Suspension adjustment linkage 408 is pivotally coupled at a second end 411 to a suspension link 410. Suspension link 410 itself is pivotally coupled to a fixed bracket 412 at a pivot 413 that is mounted to a portion of the frame of mower 400, as is more clearly shown in FIG. 20. A suspension device 414, e.g. a coil-over-shock device, is pivotally mounted to suspension link 410 at a pivot 415, and is further pivotally coupled via a bushing 416 to bracket 412, wherein bracket 412 holds a pin 418 which also pivotally supports bushing 416. Suspension device 414 may be any suitable device for providing shock absorption to platform 402.

When the user steps onto platform 402 to begin operating mower 400, their feet are positioned on either side of suspension adjustment plate 406. The weight of the operator causes an initial compression of suspension device 414, as can be seen in FIGS. 21 and 22. Due to varying weights of different operators of mower 400, it is preferable for the platform suspension system to be adjustable to account for such weight variations. Accordingly, suspension adjustment plate 406 contains a plurality of holes 407, wherein each hole 407 is configured to accept pin 409. In this way, the compliance of platform 402 can be altered by simply changing the position of pin 409 in suspension adjustment plate 406. In the position shown in FIGS. 19-22, suspension adjustment linkage 408 is positioned at the “stiffest” setting, wherein platform 402 provides the most coil-over-shock suspension device 414 travel, which is particularly advantageous for heavier operators or others who prefer less platform travel. As suspension adjustment linkage 408 and pin 409 are moved to other holes 407 in suspension adjustment plate 406 that are closer to the pivot point of platform 402, coil-over-shock suspension device 414 travel decreases, making the suspension more compliant for lighter operators. The farther coil-over-shock suspension device 414 travels, the more force it applies to supporting the platform.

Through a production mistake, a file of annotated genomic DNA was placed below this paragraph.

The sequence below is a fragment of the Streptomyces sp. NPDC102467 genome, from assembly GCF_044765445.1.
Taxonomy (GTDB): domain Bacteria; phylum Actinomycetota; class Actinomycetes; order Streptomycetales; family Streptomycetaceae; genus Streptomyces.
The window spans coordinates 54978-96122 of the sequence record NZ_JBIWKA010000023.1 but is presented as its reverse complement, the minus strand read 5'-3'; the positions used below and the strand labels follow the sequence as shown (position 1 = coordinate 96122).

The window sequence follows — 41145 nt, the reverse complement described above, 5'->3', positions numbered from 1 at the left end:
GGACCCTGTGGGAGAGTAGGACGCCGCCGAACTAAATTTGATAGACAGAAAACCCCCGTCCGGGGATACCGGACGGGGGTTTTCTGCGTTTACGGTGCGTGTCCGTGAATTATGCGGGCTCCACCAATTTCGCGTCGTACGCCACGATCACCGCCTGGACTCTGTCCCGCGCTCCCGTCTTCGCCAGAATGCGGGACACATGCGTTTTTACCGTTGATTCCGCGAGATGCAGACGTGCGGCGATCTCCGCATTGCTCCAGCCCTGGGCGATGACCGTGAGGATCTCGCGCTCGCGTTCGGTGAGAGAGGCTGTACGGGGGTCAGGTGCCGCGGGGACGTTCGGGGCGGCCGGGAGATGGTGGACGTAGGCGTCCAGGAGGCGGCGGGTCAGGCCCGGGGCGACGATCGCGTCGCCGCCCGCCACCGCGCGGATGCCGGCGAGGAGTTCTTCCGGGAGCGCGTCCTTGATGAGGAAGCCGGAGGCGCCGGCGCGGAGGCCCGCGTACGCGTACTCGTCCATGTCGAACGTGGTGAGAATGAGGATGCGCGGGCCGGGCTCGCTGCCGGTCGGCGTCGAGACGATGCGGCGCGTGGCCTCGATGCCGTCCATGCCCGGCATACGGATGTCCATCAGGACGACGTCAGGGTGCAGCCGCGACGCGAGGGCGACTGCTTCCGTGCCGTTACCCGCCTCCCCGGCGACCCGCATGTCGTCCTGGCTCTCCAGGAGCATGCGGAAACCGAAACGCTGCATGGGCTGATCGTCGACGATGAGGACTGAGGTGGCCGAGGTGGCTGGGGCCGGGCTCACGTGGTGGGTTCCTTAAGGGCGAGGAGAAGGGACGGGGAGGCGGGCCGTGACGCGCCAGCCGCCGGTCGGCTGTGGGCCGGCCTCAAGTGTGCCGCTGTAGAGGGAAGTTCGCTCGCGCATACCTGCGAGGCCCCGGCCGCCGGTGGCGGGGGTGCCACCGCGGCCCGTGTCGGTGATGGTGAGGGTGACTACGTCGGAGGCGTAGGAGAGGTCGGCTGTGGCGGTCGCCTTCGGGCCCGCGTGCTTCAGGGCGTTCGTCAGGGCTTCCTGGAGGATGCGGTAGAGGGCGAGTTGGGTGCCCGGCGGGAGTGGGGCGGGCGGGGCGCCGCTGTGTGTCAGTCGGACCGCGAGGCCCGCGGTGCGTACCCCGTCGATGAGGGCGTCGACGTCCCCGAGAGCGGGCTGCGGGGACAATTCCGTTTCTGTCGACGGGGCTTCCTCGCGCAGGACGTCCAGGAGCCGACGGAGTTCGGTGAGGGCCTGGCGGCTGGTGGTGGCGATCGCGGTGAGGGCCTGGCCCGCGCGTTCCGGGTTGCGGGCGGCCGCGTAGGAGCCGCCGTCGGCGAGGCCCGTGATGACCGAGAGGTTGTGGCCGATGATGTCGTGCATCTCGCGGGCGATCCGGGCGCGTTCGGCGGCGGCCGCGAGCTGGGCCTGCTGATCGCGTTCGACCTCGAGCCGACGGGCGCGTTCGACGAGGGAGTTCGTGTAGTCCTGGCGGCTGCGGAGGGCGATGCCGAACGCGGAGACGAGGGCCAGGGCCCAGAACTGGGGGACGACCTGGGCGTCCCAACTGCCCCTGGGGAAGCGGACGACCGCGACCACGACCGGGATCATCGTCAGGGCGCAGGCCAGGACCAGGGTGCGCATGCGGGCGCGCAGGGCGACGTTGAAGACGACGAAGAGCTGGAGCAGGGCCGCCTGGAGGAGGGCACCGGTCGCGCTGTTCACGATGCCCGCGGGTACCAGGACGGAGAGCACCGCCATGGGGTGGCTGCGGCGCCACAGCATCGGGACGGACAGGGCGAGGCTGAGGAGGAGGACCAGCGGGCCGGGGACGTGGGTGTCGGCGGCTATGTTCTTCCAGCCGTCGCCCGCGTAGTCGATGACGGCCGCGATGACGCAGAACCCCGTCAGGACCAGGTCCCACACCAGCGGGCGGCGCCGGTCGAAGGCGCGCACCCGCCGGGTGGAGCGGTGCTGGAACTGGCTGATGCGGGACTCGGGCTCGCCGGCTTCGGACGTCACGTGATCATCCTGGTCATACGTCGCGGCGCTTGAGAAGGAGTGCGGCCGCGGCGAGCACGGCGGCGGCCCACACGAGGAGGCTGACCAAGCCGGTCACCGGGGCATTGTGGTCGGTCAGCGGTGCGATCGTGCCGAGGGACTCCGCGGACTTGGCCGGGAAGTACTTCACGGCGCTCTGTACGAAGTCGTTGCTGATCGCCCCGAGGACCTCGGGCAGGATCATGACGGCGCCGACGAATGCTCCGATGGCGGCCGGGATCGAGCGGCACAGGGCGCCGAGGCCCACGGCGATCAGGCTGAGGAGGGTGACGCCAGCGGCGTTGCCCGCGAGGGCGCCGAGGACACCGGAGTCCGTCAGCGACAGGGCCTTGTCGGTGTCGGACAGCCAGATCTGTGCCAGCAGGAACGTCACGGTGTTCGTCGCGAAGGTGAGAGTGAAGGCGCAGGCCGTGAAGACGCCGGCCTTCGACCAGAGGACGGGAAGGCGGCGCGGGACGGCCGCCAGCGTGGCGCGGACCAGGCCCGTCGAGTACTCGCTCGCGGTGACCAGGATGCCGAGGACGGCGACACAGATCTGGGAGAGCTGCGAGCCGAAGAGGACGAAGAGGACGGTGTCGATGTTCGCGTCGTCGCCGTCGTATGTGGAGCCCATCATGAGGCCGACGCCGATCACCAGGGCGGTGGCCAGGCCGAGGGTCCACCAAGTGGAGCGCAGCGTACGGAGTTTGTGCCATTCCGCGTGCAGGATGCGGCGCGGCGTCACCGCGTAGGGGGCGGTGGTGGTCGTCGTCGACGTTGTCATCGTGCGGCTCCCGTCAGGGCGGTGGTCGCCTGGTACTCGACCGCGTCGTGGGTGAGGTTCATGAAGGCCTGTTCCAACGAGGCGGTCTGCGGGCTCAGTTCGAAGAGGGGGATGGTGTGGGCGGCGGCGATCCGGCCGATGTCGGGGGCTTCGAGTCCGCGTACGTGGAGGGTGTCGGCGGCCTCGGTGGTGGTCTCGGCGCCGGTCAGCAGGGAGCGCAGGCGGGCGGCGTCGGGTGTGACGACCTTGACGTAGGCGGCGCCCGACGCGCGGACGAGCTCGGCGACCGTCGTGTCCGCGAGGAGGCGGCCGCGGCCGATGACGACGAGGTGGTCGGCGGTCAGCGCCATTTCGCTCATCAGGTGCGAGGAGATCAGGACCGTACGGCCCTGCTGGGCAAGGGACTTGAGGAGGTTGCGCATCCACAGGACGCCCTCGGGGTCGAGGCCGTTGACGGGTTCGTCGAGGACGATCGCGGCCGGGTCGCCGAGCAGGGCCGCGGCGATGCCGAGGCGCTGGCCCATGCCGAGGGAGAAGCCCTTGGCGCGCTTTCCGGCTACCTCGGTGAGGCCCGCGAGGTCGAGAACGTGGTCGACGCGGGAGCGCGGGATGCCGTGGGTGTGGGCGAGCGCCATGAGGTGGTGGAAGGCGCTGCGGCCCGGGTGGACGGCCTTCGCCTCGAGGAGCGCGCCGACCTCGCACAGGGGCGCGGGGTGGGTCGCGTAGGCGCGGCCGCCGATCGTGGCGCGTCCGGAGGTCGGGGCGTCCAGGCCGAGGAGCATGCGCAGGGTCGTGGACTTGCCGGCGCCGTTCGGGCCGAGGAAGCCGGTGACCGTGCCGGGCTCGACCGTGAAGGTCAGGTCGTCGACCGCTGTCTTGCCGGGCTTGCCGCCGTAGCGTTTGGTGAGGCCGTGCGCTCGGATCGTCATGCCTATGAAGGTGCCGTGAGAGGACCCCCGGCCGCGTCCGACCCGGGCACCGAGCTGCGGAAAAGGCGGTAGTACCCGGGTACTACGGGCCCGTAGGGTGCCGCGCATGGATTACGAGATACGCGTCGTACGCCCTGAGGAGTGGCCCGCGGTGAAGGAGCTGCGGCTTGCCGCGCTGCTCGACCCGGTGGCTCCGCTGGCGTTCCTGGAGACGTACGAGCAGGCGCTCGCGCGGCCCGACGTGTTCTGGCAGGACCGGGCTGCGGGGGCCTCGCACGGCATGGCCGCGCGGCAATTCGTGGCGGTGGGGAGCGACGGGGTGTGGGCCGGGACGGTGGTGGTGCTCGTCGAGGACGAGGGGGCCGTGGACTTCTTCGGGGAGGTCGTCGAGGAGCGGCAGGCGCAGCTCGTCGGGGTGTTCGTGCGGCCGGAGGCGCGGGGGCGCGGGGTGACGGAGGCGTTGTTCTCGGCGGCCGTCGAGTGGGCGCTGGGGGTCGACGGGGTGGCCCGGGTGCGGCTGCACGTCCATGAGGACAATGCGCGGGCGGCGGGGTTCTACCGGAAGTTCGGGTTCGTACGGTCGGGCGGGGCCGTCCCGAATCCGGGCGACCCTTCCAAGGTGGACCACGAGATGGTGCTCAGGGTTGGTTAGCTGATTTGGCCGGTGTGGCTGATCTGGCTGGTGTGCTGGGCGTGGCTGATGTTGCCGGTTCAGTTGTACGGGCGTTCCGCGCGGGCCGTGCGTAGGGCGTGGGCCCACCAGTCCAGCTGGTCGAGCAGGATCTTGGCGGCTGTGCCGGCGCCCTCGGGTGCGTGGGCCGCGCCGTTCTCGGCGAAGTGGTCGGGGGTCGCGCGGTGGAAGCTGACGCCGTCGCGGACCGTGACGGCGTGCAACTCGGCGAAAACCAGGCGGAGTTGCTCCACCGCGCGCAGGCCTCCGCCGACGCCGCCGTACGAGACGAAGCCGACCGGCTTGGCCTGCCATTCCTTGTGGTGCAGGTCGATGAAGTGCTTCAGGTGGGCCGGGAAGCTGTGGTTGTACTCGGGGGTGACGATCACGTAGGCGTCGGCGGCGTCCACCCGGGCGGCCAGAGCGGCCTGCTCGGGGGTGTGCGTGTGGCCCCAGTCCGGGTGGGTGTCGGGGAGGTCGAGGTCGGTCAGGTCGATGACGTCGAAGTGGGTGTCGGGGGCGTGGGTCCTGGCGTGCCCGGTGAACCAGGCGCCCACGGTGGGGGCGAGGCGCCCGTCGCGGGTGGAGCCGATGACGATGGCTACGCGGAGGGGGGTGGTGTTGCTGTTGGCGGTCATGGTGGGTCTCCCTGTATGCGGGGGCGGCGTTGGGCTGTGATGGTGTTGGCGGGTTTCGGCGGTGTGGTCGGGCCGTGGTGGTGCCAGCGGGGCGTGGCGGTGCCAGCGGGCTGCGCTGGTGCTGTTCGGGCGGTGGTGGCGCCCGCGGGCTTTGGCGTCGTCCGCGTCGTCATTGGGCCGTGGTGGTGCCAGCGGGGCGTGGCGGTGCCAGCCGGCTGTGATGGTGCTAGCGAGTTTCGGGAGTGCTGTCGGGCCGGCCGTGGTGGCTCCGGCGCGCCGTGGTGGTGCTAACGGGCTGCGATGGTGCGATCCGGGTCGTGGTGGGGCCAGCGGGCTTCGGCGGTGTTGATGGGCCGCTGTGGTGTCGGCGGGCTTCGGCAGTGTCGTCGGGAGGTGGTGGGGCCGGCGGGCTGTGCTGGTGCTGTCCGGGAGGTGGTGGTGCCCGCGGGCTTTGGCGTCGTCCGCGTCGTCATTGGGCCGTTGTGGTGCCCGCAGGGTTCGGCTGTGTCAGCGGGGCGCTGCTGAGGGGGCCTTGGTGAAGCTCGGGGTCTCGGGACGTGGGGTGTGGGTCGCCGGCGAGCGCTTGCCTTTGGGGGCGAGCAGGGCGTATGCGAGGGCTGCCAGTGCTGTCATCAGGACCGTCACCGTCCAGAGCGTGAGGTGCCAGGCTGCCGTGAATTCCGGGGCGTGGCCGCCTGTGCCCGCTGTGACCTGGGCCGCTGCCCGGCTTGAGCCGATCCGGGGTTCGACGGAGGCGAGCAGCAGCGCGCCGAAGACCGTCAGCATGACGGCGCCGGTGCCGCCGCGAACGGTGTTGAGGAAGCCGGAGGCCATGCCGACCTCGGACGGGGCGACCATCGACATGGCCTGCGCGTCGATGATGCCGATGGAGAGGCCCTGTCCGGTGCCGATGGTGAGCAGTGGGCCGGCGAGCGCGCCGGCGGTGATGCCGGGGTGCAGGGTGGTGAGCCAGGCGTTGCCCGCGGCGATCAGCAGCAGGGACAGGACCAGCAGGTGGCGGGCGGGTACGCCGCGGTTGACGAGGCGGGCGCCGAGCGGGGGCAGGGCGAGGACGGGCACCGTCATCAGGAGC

Referring to FIGS. 23-26, additional partial side views of mower 400 are illustrated. FIG. 23 shows platform 402 in its uncompressed state (i.e., no operator present), wherein suspension adjustment linkage 408 is set at the “stiffest” setting in suspension adjustment plate 406. FIG. 24 depicts platform 402 with a hypothetical user present. As can be seen in FIG. 24, the presence of an operator on platform 402 causes suspension link 410 to rotate, which in turn can more fully compress suspension device 414 and cause platform 402 to rotate into an increasingly horizontal position relative to its initial angle to better support a heavier operator.

FIGS. 25 and 26, on the other hand, depict views of platform 402 with suspension adjustment linkage 408 set at the “lightest” setting. This reduces the potential travel of suspension device 414 and allows for greater overall angular movement of platform 402 for the lighter operator, as can be seen in FIG. 26, which shows platform 402 having a hypothetical operator thereon and depicting the increased angular movement of platform 402. Accordingly, an operator who is heavier or prefers more suspension travel may choose to position suspension adjustment linkage 408 at a hole 407 farther from the pivot point of platform 402, while a lighter operator may choose to position suspension adjustment linkage 408 at a hole 407 closer to the pivot point of platform 402.